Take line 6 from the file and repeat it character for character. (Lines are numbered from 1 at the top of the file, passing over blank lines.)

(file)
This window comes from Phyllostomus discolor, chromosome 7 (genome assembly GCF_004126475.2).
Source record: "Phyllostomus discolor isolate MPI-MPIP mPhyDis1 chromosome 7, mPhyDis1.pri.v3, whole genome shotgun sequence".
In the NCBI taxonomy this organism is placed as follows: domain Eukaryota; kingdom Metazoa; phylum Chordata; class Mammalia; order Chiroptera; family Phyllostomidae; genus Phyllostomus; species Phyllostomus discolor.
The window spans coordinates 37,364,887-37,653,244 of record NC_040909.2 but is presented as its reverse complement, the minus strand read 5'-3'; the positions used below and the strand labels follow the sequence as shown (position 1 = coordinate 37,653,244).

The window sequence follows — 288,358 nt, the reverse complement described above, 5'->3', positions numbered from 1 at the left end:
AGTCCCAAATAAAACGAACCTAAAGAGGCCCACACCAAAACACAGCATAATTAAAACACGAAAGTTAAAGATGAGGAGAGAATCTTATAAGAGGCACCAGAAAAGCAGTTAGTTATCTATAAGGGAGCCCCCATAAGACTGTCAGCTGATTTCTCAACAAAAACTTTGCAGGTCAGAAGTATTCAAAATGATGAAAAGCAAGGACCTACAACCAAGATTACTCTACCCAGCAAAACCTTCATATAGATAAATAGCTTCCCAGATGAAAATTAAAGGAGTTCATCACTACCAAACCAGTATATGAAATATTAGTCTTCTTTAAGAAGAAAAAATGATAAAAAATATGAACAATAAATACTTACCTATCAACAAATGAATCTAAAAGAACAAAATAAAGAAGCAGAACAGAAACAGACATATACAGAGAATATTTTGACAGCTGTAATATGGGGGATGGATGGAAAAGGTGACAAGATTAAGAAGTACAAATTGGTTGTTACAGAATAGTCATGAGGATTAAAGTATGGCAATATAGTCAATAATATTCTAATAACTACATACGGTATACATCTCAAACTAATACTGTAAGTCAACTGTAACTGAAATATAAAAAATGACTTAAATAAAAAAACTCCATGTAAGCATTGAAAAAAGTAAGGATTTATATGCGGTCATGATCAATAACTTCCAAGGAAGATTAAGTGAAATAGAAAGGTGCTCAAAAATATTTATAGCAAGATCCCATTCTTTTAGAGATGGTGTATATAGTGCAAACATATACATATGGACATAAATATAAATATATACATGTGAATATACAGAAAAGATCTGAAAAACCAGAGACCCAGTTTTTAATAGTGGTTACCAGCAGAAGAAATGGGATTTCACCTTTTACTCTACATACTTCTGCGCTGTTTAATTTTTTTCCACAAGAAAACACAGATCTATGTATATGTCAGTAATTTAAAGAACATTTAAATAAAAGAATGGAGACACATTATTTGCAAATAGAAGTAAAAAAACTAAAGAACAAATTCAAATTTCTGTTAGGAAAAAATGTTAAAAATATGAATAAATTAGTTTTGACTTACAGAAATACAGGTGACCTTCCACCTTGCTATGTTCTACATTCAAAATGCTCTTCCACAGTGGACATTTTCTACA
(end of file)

AGTCCCAAATAAAACGAACCTAAAGAGGCCCACACCAAAACACAGCATAATTAAAACACGAAAGTTAAAGATGAGGAGAGAATCTTATAAGAGGCACCAGAAAAGCAGTTAGTTATCTATAAGGGAGCCCCCATAAGACTGTCAGCTGATTTCTCAACAAAAACTTTGCAGGTCAGAAGTATTCAAAATGATGAAAAGCAAGGACCTACAACCAAGATTACTCTACCCAGCAAAACCTTCATATAGATAAATAGCTTCCCAGATGAAAATTAAAGGAGTTCATCACTACCAAACCAGTATATGAAATATTAGTCTTCTTTAAGAAGAAAAAATGATAAAAAATATGAACAATAAATACTTACCTATCAACAAATGAATCTAAAAGAACAAAATAAAGAAGCAGAACAGAAACAGACATATACAGAGAATATTTTGACAGCTGTAATATGGGGGATGGATGGAAAAGGTGACAAGATTAAGAAGTACAAATTGGTTGTTACAGAATAGTCATGAGGATTAAAGTATGGCAATATAGTCAATAATATTCTAATAACTACATACGGTATACATCTCAAACTAATACTGTAAGTCAACTGTAACTGAAATATAAAAAATGACTTAAATAAAAAAACTCCATGTAAGCATTGAAAAAAGTAAGGATTTATATGCGGTCATGATCAATAACTTCCAAGGAAGATTAAGTGAAATAGAAAGGTGCTCAAAAATATTTATAGCAAGATCCCATTCTTTTAGAGATGGTGTATATAGTGCAAACATATACATATGGACATAAATATAAATATATACATGTGAATATACAGAAAAGATCTGAAAAACCAGAGACCCAGTTTTTAATAGTGGTTACCAGCAGAAGAAATGGGATTTCACCTTTTACTCTACATACTTCTGCGCTGTTTAATTTTTTTCCACAAGAAAACACAGATCTATGTATATGTCAGTAATTTAAAGAACATTTAAATAAAAGAATGGAGACACATTATTTGCAAATAGAAGTAAAAAAACTAAAGAACAAATTCAAATTTCTGTTAGGAAAAAATGTTAAAAATATGAATAAATTAGTTTTGACTTACAGAAATACAGGTGACCTTCCACCTTGCTATGTTCTACATTCAAAATGCTCTTCCACAGTGGACATTTTCTACA